I do love exhibitions about fashion, especially the ones in which famous people have donated or have had dresses donated in their memory, mainly because you can then imagine them wearing it and marvel at what terrible taste they had! Yes, you, Joan Collins! The Victoria & Albert Museum have come up with this exhibition to celebrate the reopening of the Fashion Gallery which has had a make-over recently. The central structure to this newly renovated area houses the exhibition which has a hefty £10 entrance fee and includes beautiful ballgowns and evening wear spanning the decades, featuring some stunning dresses by Norman Hartnell, Alexander McQueen and Zandra Rhodes amongst many others.
Starting from the 1950s there are dresses used for private and public balls, gowns celebrities had used for red carpet events and state occasions. It made me long for the days when women dressed up to the nines just to do the weekly shop! It was fascinating to see the styles evolve through the decades, the biggest change from my point of view, being the comfort of wearing them. The dresses from the 50s were very stiff with extreme boning and coarse fabrics, the 70s were all loose draping and huge sleeves matching huge skirts (a bit like wearing a bedspread) and upstairs the modern red carpet affairs that seem to hark back to the formality and opulence of the 50s but with fabrics kinder to the skin! I was impressed with the daring designs of the more modern dresses and blown away by the details, hand stitched sequins and beads aplenty. Giles Deacon’s gorgeous black tiered gown was one of my favourites and adorns the exhibition poster, Gareth Pugh was also present as one of the more avant-garde designers of today with a dress he had created especially for the show.
David Sassoon, who owns the Bellville Sassoon salon in Knightsbridge and has dressed most of the female members of the Royal family, explains;
In the 50’s young girls aspired to look like their mothers, but in the 60’s the mothers aspired to look like their daughters. All the rules went out the windows so you really were free to do very exciting, very glamorous clothes and of course clothes could be a little bit more sexy than they had been. A lot of the collections we designed were based on themes. For instance we would have an Indian collection or a Chinese collection. I loved doing dresses for Princess Diana. She was very, very charismatic. And she could wear all sorts of wonderful colours.
I was looking forward to seeing the iconic ‘Elvis’ dress designed for Diana Princess of Wales by Catherine Walker the most, more for the workmanship that had gone in to it rather than who wore it, but as soon as you see it, all you can think about is Diana. She was a lot taller and a hell of a lot thinner than I expected! It is this dress for me, more than any other that sums up the point to this exhibition. The point that these are not just statements of fashion, they are status symbols, they are olive branches, they can ingratiate you into somebodies good books by being politically or socially aware (pearls were used on Diana’s dress as she wore it for her official visit to Hong Kong, the home of the pearl) and can embarrass the most confident of characters if you happen to turn up to an event in exactly the same gown as another guest! On this last point, I was interested to learn that it is the job of the designer to ensure this type of faux pas does not happen. I presumed that as soon as the dress was fitted it was out of their hands, but it seems the work of the designer never done!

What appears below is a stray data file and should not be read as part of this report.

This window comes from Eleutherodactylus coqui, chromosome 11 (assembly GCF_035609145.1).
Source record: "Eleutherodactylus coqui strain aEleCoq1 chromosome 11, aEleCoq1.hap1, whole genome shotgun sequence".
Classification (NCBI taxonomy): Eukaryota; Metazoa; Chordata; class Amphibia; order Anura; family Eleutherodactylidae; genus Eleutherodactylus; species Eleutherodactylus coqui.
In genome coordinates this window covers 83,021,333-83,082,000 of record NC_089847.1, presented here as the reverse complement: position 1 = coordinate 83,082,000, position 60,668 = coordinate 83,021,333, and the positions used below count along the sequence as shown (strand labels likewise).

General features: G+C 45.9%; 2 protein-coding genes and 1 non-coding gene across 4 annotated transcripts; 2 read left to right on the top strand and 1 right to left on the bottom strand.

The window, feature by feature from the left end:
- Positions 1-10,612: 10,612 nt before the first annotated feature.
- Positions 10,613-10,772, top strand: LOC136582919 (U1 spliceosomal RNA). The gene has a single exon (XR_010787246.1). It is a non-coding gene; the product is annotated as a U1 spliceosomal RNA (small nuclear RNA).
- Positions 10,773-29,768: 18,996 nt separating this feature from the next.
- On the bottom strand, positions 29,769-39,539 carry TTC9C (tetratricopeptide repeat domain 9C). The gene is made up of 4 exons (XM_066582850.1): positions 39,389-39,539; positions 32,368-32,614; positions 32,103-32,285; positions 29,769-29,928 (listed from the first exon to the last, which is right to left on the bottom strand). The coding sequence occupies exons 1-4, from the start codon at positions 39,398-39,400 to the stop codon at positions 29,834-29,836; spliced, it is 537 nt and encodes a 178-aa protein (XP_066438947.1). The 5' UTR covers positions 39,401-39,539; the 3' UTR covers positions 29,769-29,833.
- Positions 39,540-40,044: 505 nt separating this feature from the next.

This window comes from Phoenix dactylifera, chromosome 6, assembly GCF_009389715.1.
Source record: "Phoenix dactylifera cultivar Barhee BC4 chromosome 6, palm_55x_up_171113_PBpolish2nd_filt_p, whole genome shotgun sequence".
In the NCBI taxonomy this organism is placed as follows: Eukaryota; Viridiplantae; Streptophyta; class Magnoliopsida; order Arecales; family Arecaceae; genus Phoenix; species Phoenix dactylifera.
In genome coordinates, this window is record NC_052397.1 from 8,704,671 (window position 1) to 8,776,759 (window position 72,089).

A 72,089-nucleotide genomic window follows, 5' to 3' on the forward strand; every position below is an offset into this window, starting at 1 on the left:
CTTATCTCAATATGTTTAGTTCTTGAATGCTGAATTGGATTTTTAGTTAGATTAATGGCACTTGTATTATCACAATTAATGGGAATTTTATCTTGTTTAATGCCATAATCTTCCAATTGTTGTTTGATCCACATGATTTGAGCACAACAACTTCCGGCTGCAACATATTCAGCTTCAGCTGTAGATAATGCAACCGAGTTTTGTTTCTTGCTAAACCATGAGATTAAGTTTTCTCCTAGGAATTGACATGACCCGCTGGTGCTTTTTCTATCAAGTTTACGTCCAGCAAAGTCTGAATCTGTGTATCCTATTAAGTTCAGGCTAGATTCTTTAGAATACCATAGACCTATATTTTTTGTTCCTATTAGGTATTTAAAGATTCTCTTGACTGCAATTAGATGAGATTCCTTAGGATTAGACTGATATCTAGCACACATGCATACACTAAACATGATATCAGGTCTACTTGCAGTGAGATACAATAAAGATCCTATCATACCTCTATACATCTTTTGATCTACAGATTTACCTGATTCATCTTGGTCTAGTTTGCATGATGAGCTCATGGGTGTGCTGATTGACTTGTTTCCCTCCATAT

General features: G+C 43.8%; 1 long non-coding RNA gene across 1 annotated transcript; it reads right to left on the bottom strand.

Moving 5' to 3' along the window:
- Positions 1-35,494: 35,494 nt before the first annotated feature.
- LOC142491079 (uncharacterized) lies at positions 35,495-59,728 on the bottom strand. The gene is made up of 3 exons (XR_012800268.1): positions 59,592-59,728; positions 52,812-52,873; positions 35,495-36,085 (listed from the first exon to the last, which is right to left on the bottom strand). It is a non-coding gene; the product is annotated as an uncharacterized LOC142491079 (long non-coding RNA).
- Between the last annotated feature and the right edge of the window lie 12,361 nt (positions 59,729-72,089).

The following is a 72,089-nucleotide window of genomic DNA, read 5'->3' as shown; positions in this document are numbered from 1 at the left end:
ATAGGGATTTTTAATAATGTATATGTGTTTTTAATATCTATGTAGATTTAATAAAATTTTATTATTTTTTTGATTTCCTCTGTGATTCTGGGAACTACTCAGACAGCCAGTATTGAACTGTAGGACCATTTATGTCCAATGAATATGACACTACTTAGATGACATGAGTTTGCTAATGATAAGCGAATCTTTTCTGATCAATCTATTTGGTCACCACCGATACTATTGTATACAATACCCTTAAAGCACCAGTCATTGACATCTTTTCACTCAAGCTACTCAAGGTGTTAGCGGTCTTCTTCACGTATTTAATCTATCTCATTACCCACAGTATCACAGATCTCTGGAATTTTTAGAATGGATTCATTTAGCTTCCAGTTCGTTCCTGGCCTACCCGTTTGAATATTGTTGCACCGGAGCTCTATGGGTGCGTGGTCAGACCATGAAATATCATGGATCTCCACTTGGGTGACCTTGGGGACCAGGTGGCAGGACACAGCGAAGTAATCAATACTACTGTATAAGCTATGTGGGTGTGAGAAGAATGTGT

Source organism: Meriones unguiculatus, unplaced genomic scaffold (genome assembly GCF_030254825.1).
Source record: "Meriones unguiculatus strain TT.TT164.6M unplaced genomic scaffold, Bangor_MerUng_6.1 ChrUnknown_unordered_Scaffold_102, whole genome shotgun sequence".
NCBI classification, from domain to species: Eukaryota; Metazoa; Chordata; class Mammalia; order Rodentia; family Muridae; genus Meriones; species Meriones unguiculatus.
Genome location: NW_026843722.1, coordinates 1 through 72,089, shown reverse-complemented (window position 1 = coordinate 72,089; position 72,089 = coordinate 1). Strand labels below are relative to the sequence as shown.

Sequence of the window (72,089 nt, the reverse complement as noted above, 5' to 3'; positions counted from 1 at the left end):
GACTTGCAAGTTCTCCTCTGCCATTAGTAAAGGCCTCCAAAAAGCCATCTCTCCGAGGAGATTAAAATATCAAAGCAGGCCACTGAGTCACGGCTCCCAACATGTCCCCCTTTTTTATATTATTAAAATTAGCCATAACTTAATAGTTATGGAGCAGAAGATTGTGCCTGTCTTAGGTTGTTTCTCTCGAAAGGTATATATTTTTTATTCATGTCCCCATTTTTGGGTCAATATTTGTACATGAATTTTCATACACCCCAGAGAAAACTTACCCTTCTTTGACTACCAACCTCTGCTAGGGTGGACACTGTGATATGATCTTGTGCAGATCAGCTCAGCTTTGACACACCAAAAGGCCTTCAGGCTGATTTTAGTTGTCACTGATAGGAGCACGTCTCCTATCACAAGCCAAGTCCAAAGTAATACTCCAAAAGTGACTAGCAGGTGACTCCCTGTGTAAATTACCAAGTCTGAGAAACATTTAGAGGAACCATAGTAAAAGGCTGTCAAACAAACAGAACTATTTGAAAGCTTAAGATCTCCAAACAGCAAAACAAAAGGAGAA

Nicholas Oakwell explains;
The 40’s through to the 60’s were a very strong period of time I think. It was very much Royal Britannia at that time and I think Britain was very glamorous with the balls and the functions and the debutants and things like that. I think with my style, I try to be modern in a way but still quite romantic with the clothes and try to be feminine and try and think inside what a woman wants to wear. Trying to get away from that man dressing a woman and thinking how a woman dresses and what she wants to wear.
There are wonderful quotes along the way from designers and the beneficiaries of these stunning dresses, bringing to life the events surrounding the gowns conception, but still this exhibition left me feeling a little hollow, I felt the need for a dress up box or some sort of tactile display where you could feel the fabrics and truly appreciate the workmanship that goes into each outfit. With the displays being behind glass or up high on plinths it does give you the feeling that you could have just bought Vogue and have gotten the same experience at a lot less cost. I am not saying ‘don’t bother’ as it was a real pleasure to see the styles from the 50s in the flesh. There is also a fabulous black and white show reel playing film from catwalks back in the day and footage of the Queen Mother and Princess Margaret going for a private viewing of the new fashions of the time. Just be prepared at the end of your visit, you will definitely want to go shopping!
Exhibition runs 19th May-6th January 2013. Full price tickets are £10 and are timed.